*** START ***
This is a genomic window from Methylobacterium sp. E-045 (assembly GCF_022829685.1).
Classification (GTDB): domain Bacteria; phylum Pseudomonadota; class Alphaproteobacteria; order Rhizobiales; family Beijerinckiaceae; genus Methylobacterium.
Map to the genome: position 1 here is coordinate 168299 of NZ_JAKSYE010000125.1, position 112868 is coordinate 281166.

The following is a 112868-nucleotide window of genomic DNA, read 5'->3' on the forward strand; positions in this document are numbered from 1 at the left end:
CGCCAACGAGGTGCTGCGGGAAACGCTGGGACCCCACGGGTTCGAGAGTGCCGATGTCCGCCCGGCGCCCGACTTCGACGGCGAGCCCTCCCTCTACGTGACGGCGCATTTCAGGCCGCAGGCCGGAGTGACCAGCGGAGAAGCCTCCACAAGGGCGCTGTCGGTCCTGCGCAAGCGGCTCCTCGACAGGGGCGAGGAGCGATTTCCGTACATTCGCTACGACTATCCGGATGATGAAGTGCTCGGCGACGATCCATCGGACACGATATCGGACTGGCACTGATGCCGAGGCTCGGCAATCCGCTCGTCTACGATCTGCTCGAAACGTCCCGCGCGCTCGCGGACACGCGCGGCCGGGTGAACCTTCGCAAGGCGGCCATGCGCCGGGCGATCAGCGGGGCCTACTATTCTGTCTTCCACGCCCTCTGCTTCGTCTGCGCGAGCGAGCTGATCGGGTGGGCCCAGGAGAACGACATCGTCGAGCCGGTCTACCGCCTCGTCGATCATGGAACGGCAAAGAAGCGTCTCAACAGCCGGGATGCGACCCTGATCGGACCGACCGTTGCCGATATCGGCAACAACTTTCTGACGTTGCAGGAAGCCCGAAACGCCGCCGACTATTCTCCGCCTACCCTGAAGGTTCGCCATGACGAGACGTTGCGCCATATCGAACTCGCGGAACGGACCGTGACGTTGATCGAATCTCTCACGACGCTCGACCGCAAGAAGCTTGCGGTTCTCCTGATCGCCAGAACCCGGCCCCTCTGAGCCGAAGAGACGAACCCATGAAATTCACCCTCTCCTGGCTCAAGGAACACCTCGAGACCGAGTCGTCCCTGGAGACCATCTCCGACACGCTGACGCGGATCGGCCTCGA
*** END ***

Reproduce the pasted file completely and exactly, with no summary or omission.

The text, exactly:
This is a genomic window from Methylobacterium sp. E-045 (assembly GCF_022829685.1).
Classification (GTDB): domain Bacteria; phylum Pseudomonadota; class Alphaproteobacteria; order Rhizobiales; family Beijerinckiaceae; genus Methylobacterium.
Map to the genome: position 1 here is coordinate 168299 of NZ_JAKSYE010000125.1, position 112868 is coordinate 281166.

The following is a 112868-nucleotide window of genomic DNA, read 5'->3' on the forward strand; positions in this document are numbered from 1 at the left end:
CGCCAACGAGGTGCTGCGGGAAACGCTGGGACCCCACGGGTTCGAGAGTGCCGATGTCCGCCCGGCGCCCGACTTCGACGGCGAGCCCTCCCTCTACGTGACGGCGCATTTCAGGCCGCAGGCCGGAGTGACCAGCGGAGAAGCCTCCACAAGGGCGCTGTCGGTCCTGCGCAAGCGGCTCCTCGACAGGGGCGAGGAGCGATTTCCGTACATTCGCTACGACTATCCGGATGATGAAGTGCTCGGCGACGATCCATCGGACACGATATCGGACTGGCACTGATGCCGAGGCTCGGCAATCCGCTCGTCTACGATCTGCTCGAAACGTCCCGCGCGCTCGCGGACACGCGCGGCCGGGTGAACCTTCGCAAGGCGGCCATGCGCCGGGCGATCAGCGGGGCCTACTATTCTGTCTTCCACGCCCTCTGCTTCGTCTGCGCGAGCGAGCTGATCGGGTGGGCCCAGGAGAACGACATCGTCGAGCCGGTCTACCGCCTCGTCGATCATGGAACGGCAAAGAAGCGTCTCAACAGCCGGGATGCGACCCTGATCGGACCGACCGTTGCCGATATCGGCAACAACTTTCTGACGTTGCAGGAAGCCCGAAACGCCGCCGACTATTCTCCGCCTACCCTGAAGGTTCGCCATGACGAGACGTTGCGCCATATCGAACTCGCGGAACGGACCGTGACGTTGATCGAATCTCTCACGACGCTCGACCGCAAGAAGCTTGCGGTTCTCCTGATCGCCAGAACCCGGCCCCTCTGAGCCGAAGAGACGAACCCATGAAATTCACCCTCTCCTGGCTCAAGGAACACCTCGAGACCGAGTCGTCCCTGGAGACCATCTCCGACACGCTGACGCGGATCGGCCTCGA